נגישות
menu      
חיפוש מתקדם
Journal of Experimental Botany
Rewald, B., Institute for Agriculture and Biotechnology of Drylands, Ben-Gurion University of the Negev, Israel
Raveh, E., Citriculture, Gilat Research Center, Israel
Gendler, T., Institute for Agriculture and Biotechnology of Drylands, Ben-Gurion University of the Negev, Israel
Ephrath, J.E., Institute for Agriculture and Biotechnology of Drylands, Ben-Gurion University of the Negev, Israel
Rachmilevitch, S., Institute for Agriculture and Biotechnology of Drylands, Ben-Gurion University of the Negev, Israel
Knowledge about the root system structure and the uptake efficiency of root orders is critical to understand the adaptive plasticity of plants towards salt stress. Thus, this study describes the phenological and physiological plasticity of Citrus volkameriana rootstocks under severe NaCl stress on the level of root orders. Phenotypic root traits known to influence uptake processes, for example frequency of root orders, specific root area, cortical thickness, and xylem traits, did not change homogeneously throughout the root system, but changes after 6 months under 90 mM NaCl stress were root order specific. Chloride accumulation significantly increased with decreasing root order, and the Cl- concentration in lower root orders exceeded those in leaves. Water flux densities of first-order roots decreased to <20% under salinity and did not recover after stress release. The water flux densities of higher root orders changed marginally under salinity and increased 2-to 6-fold in second and third root orders after short-term stress release. Changes in root order frequency, morphology, and anatomy indicate rapid and major modification of C. volkameriana root systems under salt stress. Reduced water uptake under salinity was related to changes of water flux densities among root orders and to reduced root surface areas. The importance of root orders for water uptake changed under salinity from root tips towards higher root orders. The root order-specific changes reflect differences in vulnerability (indicated by the salt accumulation) and ontogenetic status, and point to functional differences among root orders under high salinity. © 2012 The Author.
פותח על ידי קלירמאש פתרונות בע"מ -
הספר "אוצר וולקני"
אודות
תנאי שימוש
Phenotypic plasticity and water flux rates of Citrus root orders under salinity
63
Rewald, B., Institute for Agriculture and Biotechnology of Drylands, Ben-Gurion University of the Negev, Israel
Raveh, E., Citriculture, Gilat Research Center, Israel
Gendler, T., Institute for Agriculture and Biotechnology of Drylands, Ben-Gurion University of the Negev, Israel
Ephrath, J.E., Institute for Agriculture and Biotechnology of Drylands, Ben-Gurion University of the Negev, Israel
Rachmilevitch, S., Institute for Agriculture and Biotechnology of Drylands, Ben-Gurion University of the Negev, Israel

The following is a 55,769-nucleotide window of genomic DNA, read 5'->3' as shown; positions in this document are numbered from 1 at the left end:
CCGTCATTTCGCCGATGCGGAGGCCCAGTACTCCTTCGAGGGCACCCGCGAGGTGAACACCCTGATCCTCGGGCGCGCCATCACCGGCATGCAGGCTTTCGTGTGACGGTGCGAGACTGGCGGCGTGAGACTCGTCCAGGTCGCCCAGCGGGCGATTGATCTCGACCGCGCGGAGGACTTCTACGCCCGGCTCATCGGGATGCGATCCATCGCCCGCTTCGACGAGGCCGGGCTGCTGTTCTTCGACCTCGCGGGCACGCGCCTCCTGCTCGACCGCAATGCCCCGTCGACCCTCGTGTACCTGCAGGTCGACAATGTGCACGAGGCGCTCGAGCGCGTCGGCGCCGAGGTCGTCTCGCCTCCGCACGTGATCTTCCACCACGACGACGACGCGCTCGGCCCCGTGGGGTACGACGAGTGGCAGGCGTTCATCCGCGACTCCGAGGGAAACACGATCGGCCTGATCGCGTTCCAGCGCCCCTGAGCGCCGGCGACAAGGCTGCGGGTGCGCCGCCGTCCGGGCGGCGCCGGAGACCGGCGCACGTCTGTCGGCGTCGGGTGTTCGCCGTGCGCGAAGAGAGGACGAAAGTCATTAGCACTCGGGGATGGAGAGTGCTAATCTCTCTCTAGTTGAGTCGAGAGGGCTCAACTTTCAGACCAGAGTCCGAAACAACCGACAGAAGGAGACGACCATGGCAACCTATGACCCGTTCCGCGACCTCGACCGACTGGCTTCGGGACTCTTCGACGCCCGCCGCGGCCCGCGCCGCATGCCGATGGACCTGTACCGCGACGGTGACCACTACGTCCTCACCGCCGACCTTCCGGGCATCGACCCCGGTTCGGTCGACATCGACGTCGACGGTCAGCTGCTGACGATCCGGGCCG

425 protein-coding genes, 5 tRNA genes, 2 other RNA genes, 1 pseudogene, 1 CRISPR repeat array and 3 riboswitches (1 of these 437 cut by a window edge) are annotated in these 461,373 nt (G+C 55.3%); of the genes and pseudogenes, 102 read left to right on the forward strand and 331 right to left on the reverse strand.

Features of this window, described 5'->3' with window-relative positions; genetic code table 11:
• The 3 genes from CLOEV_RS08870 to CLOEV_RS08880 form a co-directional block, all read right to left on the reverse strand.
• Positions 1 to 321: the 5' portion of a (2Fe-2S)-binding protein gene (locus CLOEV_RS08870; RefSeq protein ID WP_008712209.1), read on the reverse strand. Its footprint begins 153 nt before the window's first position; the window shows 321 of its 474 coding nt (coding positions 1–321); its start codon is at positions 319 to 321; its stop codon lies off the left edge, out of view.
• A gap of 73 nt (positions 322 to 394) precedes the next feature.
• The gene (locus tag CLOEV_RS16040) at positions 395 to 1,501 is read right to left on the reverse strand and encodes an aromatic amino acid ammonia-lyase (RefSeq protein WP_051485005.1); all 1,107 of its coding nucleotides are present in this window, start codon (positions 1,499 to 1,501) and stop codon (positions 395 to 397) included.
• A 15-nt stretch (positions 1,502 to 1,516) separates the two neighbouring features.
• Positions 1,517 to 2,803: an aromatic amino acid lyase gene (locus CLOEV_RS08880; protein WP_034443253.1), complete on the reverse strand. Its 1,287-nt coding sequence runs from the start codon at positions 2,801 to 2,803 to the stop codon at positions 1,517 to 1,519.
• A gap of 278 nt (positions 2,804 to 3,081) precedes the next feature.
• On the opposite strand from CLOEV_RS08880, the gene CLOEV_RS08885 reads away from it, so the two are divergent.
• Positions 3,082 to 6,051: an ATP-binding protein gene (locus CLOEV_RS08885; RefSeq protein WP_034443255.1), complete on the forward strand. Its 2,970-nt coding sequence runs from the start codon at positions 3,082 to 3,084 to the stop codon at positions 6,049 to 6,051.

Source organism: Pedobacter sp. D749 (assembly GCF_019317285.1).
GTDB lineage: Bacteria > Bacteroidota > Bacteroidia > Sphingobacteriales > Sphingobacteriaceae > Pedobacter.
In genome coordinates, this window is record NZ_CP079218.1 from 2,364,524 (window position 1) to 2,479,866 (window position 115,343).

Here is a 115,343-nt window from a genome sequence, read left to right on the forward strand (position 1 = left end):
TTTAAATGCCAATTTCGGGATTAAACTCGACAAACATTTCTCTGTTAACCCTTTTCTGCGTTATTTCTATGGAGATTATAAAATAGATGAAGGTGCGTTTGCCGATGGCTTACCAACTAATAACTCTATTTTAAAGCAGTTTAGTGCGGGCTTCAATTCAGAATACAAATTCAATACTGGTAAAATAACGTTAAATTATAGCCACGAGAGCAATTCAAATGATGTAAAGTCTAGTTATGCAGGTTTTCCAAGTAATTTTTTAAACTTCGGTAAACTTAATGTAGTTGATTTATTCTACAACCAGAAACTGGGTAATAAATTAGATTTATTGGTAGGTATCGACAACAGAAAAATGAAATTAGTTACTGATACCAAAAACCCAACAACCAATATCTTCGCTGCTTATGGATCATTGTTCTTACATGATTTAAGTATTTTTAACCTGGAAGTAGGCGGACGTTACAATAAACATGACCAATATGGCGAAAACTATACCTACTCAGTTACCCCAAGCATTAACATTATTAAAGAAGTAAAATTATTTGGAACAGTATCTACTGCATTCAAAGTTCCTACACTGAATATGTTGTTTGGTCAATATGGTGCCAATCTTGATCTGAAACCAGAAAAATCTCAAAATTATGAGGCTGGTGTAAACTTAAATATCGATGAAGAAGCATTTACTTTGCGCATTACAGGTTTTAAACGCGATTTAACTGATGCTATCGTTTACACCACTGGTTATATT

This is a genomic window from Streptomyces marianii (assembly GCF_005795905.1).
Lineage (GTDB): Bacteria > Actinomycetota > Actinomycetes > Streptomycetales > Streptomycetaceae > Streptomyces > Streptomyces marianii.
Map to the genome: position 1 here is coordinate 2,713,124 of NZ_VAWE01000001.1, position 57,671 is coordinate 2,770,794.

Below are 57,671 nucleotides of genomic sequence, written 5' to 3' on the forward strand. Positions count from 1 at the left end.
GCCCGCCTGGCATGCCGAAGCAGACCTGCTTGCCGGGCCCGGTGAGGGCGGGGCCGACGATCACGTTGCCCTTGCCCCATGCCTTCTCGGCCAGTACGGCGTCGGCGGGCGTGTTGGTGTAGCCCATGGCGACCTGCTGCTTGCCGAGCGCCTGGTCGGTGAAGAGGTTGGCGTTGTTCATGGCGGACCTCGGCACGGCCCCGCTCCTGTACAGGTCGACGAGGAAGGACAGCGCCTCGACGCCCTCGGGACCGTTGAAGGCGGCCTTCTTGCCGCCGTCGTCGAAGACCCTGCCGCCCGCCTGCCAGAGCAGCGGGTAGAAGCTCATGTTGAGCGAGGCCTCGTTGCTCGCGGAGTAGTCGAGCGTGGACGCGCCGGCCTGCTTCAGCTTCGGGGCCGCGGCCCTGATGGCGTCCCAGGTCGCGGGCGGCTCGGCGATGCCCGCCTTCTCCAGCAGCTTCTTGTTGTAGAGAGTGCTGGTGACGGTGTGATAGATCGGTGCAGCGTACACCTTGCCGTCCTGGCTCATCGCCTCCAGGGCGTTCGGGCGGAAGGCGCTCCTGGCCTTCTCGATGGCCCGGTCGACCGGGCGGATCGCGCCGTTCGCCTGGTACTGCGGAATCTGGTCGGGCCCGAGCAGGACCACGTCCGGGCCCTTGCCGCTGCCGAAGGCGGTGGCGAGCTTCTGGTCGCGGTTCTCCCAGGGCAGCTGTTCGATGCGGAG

Phenotypic plasticity and water flux rates of Citrus root orders under salinity
Knowledge about the root system structure and the uptake efficiency of root orders is critical to understand the adaptive plasticity of plants towards salt stress. Thus, this study describes the phenological and physiological plasticity of Citrus volkameriana rootstocks under severe NaCl stress on the level of root orders. Phenotypic root traits known to influence uptake processes, for example frequency of root orders, specific root area, cortical thickness, and xylem traits, did not change homogeneously throughout the root system, but changes after 6 months under 90 mM NaCl stress were root order specific. Chloride accumulation significantly increased with decreasing root order, and the Cl- concentration in lower root orders exceeded those in leaves. Water flux densities of first-order roots decreased to <20% under salinity and did not recover after stress release. The water flux densities of higher root orders changed marginally under salinity and increased 2-to 6-fold in second and third root orders after short-term stress release. Changes in root order frequency, morphology, and anatomy indicate rapid and major modification of C. volkameriana root systems under salt stress. Reduced water uptake under salinity was related to changes of water flux densities among root orders and to reduced root surface areas. The importance of root orders for water uptake changed under salinity from root tips towards higher root orders. The root order-specific changes reflect differences in vulnerability (indicated by the salt accumulation) and ontogenetic status, and point to functional differences among root orders under high salinity. © 2012 The Author.
Scientific Publication
You may also be interested in